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3Ddreamer

Is OpenGL or Java Great for Real Time Object Shadows?

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3Ddreamer    3826

Hi,

 

 

I want to incite a debate, which is why I started this thread here.

 

So, does Java or OpenGL get a "bad rap" in the real time rendering of shadows or is this not right, especially in regard to any performance hit imagined by the coders who try real time, nice shadow rendering while using them?

 

I am suspicious and believe that there surely must be a way to render real time shadows with excellent performance using Java and/or OpenGL coding. What is the strategy to get that great performance of shadows?

 

 

 

Clinton

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3Ddreamer    3826

I hear or read both Java and OpenGL getting criticized for a performance hit in using them (together or exclusively) for real time shadows.  Is this justified?

 

 

Clinton

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Six222    453

What TheChubu is saying is that Java doesn't have much to do with OpenGL, Java can be used to make OpenGL calls. OpenGL is used in many high quality/performance applications so I wouldn't worry about it.

 

You are right about Java, it isn't as fast as others (C++ etc.) but it will be more than enough to support what you will want to do.

Edited by Six222

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vipar    171

Not entirely true.

 

It seems to be a common misconception that Java is a slow language when in truth it's not really slow compared to so many other languages. A poorly made C++ program can perform many times worse than a decent Java program.

 

Games like Runescape by Jagex was made in Java and is now transitioning into HTML5 after many years of running in Java. That is a very successful, casual, MMORPG in your browser. And that game worked pretty much perfectly.

Sure, if you want to work real magic with graphics, processing and so on, C++ is what you need as it gives you much power and control. But the bias against Java is a bit old now.

 

OpenGL is just an open standard for graphic applications. It works as interface to provide OpenGL Bindings between the hardware and your application. It is not bound to one single language. You can look at a framework like SFML which got Java bindings. Combined with the Artemis Framework (Component Framework for games) you can make excellent games in Java too.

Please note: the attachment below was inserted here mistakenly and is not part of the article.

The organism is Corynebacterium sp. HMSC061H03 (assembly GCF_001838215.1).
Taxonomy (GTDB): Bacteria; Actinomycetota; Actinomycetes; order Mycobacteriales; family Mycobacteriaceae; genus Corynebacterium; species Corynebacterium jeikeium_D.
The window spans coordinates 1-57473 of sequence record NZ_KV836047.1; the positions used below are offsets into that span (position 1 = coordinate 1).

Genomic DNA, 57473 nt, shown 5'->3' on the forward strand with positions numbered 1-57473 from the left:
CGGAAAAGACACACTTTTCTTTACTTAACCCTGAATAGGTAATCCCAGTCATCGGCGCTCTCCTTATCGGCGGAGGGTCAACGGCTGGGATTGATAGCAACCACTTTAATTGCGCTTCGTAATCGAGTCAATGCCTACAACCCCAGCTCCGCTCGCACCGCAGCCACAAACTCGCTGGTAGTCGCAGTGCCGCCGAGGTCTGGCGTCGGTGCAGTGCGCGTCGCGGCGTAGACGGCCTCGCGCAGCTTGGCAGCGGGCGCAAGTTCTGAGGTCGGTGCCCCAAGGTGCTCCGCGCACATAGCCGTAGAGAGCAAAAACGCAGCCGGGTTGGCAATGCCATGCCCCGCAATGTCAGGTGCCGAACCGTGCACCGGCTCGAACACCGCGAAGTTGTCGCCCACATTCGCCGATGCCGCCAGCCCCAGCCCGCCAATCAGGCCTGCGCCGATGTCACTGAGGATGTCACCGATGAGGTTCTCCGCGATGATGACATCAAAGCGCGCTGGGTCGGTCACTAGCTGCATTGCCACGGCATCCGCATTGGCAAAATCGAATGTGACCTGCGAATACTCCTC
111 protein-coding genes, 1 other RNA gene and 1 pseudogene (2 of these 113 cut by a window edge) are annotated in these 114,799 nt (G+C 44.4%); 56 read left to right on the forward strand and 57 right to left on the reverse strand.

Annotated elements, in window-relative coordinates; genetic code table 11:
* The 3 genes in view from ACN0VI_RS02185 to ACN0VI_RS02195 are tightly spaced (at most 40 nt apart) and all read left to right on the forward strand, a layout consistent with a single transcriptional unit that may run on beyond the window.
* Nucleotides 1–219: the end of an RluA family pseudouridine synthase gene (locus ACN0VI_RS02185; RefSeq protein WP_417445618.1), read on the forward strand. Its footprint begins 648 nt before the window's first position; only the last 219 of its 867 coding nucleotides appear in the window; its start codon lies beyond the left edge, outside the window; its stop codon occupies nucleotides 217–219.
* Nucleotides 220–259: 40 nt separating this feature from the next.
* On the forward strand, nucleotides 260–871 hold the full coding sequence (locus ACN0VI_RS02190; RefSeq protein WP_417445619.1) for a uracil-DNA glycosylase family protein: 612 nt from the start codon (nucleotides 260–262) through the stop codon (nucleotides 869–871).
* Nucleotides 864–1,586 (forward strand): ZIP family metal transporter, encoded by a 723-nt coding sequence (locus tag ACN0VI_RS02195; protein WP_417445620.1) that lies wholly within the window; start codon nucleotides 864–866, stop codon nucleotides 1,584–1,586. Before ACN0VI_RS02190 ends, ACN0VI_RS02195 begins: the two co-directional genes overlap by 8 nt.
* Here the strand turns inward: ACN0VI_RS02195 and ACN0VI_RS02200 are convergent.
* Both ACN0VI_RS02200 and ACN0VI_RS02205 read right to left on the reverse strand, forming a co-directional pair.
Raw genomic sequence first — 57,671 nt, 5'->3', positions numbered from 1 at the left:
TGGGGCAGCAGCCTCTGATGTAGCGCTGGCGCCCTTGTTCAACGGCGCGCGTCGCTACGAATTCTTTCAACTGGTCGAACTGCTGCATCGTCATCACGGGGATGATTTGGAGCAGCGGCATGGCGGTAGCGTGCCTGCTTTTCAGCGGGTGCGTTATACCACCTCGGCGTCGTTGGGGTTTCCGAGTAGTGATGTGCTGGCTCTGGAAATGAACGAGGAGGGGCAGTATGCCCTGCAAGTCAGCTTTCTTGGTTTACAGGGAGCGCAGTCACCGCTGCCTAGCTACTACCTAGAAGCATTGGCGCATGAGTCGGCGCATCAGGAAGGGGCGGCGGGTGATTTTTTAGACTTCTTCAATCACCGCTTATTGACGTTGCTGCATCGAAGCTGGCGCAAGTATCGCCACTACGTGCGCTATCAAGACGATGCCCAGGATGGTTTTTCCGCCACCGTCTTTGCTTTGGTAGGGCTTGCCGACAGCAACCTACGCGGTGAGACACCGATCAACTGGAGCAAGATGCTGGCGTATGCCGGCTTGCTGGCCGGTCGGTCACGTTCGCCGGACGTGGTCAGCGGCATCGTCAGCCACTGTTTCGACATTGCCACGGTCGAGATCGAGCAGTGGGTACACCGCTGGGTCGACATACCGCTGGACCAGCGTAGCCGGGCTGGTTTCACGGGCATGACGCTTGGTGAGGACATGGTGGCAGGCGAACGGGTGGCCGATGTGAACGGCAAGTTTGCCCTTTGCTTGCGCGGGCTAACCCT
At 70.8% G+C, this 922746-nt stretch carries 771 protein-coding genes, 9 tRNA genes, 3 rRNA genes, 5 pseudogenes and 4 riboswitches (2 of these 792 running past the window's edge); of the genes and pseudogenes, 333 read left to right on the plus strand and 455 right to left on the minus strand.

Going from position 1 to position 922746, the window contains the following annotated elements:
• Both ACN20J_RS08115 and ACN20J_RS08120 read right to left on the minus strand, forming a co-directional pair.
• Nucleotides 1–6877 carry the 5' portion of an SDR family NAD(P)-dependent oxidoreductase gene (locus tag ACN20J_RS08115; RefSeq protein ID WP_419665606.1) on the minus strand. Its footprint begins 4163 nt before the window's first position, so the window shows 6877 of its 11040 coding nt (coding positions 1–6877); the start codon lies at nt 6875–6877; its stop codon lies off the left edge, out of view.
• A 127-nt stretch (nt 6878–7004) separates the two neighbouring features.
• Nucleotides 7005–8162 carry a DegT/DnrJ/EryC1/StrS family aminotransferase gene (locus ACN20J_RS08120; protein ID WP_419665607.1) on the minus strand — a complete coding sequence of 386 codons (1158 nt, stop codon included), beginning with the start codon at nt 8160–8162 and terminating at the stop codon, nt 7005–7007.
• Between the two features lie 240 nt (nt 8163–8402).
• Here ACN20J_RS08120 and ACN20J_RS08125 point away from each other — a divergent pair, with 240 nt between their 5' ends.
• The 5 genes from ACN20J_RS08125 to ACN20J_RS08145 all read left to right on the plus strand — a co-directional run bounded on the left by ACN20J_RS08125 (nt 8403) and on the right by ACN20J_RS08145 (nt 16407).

Edited by vipar

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3Ddreamer    3826

Long term, I am going to use Java and OpenGL.

 

I specifically want to get at what seems to me is a myth about a significant performance hit when implementing real time shadows in Java or OpenGL.  Most of the other issues I probably already know.

 

 

Clinton

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SimonForsman    7642

I hear or read both Java and OpenGL getting criticized for a performance hit in using them (together or exclusively) for real time shadows.  Is this justified?

 

 

Clinton

 

No,

 

OpenGL gives you roughly the same performance as Direct3D10/11 on nvidia and AMD GPUs (Intel is a different matter, their OpenGL drivers on Windows have been fairly poor in the past and might still be poor(i havn't bothered testing them in the last couple of years) and sometimes significantly better performance than D3D9 (primarily due to a lower drawcall overhead).

 

Java adds a bit of overhead on OpenGL calls though since you have to go through the native interface to access a native library but it shouldn't be enough to cause problems unless you are making insane amounts of native calls or if you're allready pushing the limits of the hardware.

 

If you get performance issues with Java it is far more likely that it is memory related (It is quite difficult to write cache and garbage collector friendly code in Java), for well written code however Java can perform just as well and sometimes even better than C++.

 

There are basically three areas where Java really falls short of C++ performance wise.

 

1) Control over memory (This makes some cache related issues difficult to solve and cache misses are very expensive, + the GC can be a pain in the ass, C++ provides better tools such as custom allocators, placement new, etc to deal with these issues in a reasonably sane way)

2) Native call overhead (For a game its not just rendering that may require native calls, you might also need it for sound and physics for example and while the overhead isn't that big it does add up)

3) No manual SIMD support. (manual SIMD support is missing in C++ as well but most modern C++ compilers provide extensions for it on the platforms that can use such instructions making it less of an issue, for 3D games there is often quite alot of code that benefits greatly from using SIMD)

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One of the first things I really tried to understand as I introduced myself to programming, was the whole methodology aspect of it and how you approach a given problem. After all, if you're gonna spend a lot of time doing top down programming, you better learn how to generally solve problems that way too. This isn't just something a programmer does, but anyone problemsolver.

 

As I understand it, the programming language you use is rarely, if ever, a major factor as to why things don't work properly. Language has more to do with ease of use and the overall range of what you can do (and not how well you can do them).

Edited by Malabyte

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